Donald Trump appears to have graduated from a flash-in-the-pan infatuation to a genuine existential threat to the GOP as we know it.

He's bucked the Republican establishment's preference for immigration reform, coming down hard against undocumented immigration, and even for lowering documented immigration. He's sanguine about hiking taxes on the very wealthy, and he's promised to defend Medicare and Social Security from cuts.

This led reform conservative Ross Douthat to term Trump a "class traitor" in the mold of Franklin Roosevelt. The Week's Michael Brendan Dougherty called Trump "a mortal threat to the GOP," and Damon Linker pointed out that Trump is throwing the party's establishment under the bus in favor of its base.

None of which is wrong. But to fully understand the Trump phenomenon, we need to widen our gaze to the way inequality has remade class politics in America.

For my money, one of the best books on this topic remains political scientist Andrew Gelman's Red State, Blue State, Rich State, Poor State. Roughly speaking, Gelman found that while poor people tend to be socially conservative, they are very economically liberal, and vote based on the latter interest. The upper class and the elite, meanwhile, tend to be more socially liberal and economically conservative, and their voting patterns tend to be more schizophrenic between those two impulses. More importantly, a large minority of the upper class is super right-wing on both social and economic questions.

This class divide has also gotten worse along with inequality. Mid-century, the bottom and top thirds of American earners voted for Republicans and Democrats in equal proportions. Now the top third swings GOP, and the bottom third swings the opposite.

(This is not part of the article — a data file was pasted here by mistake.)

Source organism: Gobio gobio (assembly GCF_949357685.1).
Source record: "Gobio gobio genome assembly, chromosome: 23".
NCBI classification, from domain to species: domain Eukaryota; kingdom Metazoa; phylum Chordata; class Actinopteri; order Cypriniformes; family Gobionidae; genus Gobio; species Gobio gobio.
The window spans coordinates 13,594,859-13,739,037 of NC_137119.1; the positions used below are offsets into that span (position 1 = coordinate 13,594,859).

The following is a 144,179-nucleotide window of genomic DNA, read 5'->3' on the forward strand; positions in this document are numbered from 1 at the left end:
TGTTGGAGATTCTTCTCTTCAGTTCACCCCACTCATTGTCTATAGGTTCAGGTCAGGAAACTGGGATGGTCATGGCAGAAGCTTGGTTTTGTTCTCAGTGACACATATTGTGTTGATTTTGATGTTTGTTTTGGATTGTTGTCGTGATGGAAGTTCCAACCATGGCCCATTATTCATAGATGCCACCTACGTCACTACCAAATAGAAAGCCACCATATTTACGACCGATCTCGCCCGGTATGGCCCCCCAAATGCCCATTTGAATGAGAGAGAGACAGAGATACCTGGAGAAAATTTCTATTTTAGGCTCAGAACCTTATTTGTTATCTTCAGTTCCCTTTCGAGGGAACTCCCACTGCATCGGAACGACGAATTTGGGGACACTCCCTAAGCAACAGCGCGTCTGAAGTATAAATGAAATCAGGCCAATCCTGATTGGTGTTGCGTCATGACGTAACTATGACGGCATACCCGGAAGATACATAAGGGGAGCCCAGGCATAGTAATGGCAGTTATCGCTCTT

So it's important to realize how American politics "looks" from the top as a result of this. To the top of the food chain, the actual lower class is largely invisible. In fact several studies suggest that whenever the top third to top tenth of income earners disagree with the rest of voters about policy choices, the top third to top tenth gets what it wants without fail. That top third includes the upper-middle class — think soccer moms and small business owners and what Michael Lind called the "local notables." They aren't elites, exactly, but they have little use for the welfare state, they prefer lower taxes on themselves, and they have an interest in keeping the pay and bargaining power of less fortunate workers in check. To the genuine elites, these people often become stand-ins for the "everyday Americans" they clearly are not.